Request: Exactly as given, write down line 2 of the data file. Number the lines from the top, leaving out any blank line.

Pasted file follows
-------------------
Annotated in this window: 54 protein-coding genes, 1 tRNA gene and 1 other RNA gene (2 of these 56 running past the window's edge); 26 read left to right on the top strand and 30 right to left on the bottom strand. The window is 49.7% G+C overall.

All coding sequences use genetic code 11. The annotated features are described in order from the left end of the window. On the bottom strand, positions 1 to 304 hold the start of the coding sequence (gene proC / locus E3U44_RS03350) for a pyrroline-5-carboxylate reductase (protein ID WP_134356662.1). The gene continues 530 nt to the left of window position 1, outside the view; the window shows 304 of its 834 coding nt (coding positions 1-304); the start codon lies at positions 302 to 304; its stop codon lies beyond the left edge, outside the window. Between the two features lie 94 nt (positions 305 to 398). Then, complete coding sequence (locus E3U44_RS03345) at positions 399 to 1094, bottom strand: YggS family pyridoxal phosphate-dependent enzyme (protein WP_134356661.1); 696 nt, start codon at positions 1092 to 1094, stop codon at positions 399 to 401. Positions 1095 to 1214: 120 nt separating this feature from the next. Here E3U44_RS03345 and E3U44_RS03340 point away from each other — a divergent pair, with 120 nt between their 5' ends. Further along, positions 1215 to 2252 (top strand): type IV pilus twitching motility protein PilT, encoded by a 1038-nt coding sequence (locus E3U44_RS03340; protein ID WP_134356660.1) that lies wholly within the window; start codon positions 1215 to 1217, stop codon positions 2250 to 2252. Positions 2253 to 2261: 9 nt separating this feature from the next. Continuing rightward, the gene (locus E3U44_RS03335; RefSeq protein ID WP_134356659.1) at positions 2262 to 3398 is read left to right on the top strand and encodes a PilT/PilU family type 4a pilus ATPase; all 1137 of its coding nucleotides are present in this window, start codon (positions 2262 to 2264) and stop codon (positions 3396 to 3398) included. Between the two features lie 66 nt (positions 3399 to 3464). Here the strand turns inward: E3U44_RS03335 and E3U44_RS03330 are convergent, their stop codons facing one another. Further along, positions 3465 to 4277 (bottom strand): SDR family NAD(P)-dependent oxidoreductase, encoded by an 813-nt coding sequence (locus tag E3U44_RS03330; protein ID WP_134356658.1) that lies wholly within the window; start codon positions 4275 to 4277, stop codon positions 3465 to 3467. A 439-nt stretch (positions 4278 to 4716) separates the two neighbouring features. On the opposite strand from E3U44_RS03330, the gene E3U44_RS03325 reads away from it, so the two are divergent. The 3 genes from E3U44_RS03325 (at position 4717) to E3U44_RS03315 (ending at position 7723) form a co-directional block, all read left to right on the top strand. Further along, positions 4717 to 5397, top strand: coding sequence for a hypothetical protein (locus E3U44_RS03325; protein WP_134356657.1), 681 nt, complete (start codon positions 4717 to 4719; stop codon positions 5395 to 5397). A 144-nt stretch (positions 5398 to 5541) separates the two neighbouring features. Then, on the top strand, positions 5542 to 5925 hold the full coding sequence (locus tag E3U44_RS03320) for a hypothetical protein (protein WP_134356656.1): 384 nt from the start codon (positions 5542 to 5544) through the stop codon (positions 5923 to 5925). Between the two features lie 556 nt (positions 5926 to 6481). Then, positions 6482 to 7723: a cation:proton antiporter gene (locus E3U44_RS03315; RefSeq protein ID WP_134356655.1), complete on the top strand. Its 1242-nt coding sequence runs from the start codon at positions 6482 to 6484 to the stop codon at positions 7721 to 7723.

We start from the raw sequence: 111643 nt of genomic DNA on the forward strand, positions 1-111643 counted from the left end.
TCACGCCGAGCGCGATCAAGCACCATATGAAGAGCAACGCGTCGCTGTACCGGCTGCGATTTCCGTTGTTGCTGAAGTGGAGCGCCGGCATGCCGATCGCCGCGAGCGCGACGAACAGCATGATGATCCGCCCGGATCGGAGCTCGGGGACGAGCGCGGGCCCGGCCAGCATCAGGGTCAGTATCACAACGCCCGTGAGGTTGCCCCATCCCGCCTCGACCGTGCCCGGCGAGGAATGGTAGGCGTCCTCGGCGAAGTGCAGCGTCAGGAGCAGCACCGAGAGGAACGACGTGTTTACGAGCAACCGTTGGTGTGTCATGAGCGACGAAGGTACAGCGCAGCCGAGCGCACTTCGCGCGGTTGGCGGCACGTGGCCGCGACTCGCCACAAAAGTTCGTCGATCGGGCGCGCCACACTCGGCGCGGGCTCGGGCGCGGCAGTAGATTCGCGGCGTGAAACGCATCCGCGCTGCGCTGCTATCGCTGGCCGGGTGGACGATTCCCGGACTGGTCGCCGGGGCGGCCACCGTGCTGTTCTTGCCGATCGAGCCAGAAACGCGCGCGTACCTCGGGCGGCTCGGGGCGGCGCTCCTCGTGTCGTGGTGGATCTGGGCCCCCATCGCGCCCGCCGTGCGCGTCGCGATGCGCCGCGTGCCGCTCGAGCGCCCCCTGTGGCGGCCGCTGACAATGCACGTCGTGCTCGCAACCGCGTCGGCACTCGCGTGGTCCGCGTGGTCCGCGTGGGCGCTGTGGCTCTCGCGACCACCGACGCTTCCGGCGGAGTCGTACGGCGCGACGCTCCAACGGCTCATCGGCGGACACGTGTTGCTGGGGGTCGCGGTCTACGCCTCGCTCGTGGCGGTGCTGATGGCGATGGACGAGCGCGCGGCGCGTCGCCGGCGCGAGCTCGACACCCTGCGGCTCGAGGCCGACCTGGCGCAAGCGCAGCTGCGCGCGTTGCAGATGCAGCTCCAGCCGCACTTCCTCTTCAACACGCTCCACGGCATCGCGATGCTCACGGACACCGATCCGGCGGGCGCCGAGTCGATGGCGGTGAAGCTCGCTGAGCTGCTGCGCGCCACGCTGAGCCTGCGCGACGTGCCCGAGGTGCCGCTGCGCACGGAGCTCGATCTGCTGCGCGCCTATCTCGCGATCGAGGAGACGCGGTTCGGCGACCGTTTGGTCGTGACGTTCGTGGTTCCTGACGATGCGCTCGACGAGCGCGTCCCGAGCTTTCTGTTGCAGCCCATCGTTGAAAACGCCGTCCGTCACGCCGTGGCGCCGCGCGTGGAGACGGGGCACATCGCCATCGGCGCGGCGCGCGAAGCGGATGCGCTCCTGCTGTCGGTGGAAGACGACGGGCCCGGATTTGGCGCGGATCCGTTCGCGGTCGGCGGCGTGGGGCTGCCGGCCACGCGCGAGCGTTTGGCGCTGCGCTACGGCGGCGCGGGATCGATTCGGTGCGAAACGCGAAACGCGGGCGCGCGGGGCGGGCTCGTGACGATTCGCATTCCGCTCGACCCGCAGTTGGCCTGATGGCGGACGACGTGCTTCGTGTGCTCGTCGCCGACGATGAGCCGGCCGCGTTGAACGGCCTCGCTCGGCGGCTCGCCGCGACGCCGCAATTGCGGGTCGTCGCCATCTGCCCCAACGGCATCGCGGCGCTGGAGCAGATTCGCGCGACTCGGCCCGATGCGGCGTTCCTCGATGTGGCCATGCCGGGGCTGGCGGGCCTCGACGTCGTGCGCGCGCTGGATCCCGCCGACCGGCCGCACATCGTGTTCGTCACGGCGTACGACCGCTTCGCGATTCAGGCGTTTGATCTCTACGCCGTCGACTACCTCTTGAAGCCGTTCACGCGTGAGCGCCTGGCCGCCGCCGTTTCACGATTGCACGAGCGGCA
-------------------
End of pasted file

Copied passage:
All coding sequences use genetic code 11. The annotated features are described in order from the left end of the window. On the bottom strand, positions 1 to 304 hold the start of the coding sequence (gene proC / locus E3U44_RS03350) for a pyrroline-5-carboxylate reductase (protein ID WP_134356662.1). The gene continues 530 nt to the left of window position 1, outside the view; the window shows 304 of its 834 coding nt (coding positions 1-304); the start codon lies at positions 302 to 304; its stop codon lies beyond the left edge, outside the window. Between the two features lie 94 nt (positions 305 to 398). Then, complete coding sequence (locus E3U44_RS03345) at positions 399 to 1094, bottom strand: YggS family pyridoxal phosphate-dependent enzyme (protein WP_134356661.1); 696 nt, start codon at positions 1092 to 1094, stop codon at positions 399 to 401. Positions 1095 to 1214: 120 nt separating this feature from the next. Here E3U44_RS03345 and E3U44_RS03340 point away from each other — a divergent pair, with 120 nt between their 5' ends. Further along, positions 1215 to 2252 (top strand): type IV pilus twitching motility protein PilT, encoded by a 1038-nt coding sequence (locus E3U44_RS03340; protein ID WP_134356660.1) that lies wholly within the window; start codon positions 1215 to 1217, stop codon positions 2250 to 2252. Positions 2253 to 2261: 9 nt separating this feature from the next. Continuing rightward, the gene (locus E3U44_RS03335; RefSeq protein ID WP_134356659.1) at positions 2262 to 3398 is read left to right on the top strand and encodes a PilT/PilU family type 4a pilus ATPase; all 1137 of its coding nucleotides are present in this window, start codon (positions 2262 to 2264) and stop codon (positions 3396 to 3398) included. Between the two features lie 66 nt (positions 3399 to 3464). Here the strand turns inward: E3U44_RS03335 and E3U44_RS03330 are convergent, their stop codons facing one another. Further along, positions 3465 to 4277 (bottom strand): SDR family NAD(P)-dependent oxidoreductase, encoded by an 813-nt coding sequence (locus tag E3U44_RS03330; protein ID WP_134356658.1) that lies wholly within the window; start codon positions 4275 to 4277, stop codon positions 3465 to 3467. A 439-nt stretch (positions 4278 to 4716) separates the two neighbouring features. On the opposite strand from E3U44_RS03330, the gene E3U44_RS03325 reads away from it, so the two are divergent. The 3 genes from E3U44_RS03325 (at position 4717) to E3U44_RS03315 (ending at position 7723) form a co-directional block, all read left to right on the top strand. Further along, positions 4717 to 5397, top strand: coding sequence for a hypothetical protein (locus E3U44_RS03325; protein WP_134356657.1), 681 nt, complete (start codon positions 4717 to 4719; stop codon positions 5395 to 5397). A 144-nt stretch (positions 5398 to 5541) separates the two neighbouring features. Then, on the top strand, positions 5542 to 5925 hold the full coding sequence (locus tag E3U44_RS03320) for a hypothetical protein (protein WP_134356656.1): 384 nt from the start codon (positions 5542 to 5544) through the stop codon (positions 5923 to 5925). Between the two features lie 556 nt (positions 5926 to 6481). Then, positions 6482 to 7723: a cation:proton antiporter gene (locus E3U44_RS03315; RefSeq protein ID WP_134356655.1), complete on the top strand. Its 1242-nt coding sequence runs from the start codon at positions 6482 to 6484 to the stop codon at positions 7721 to 7723.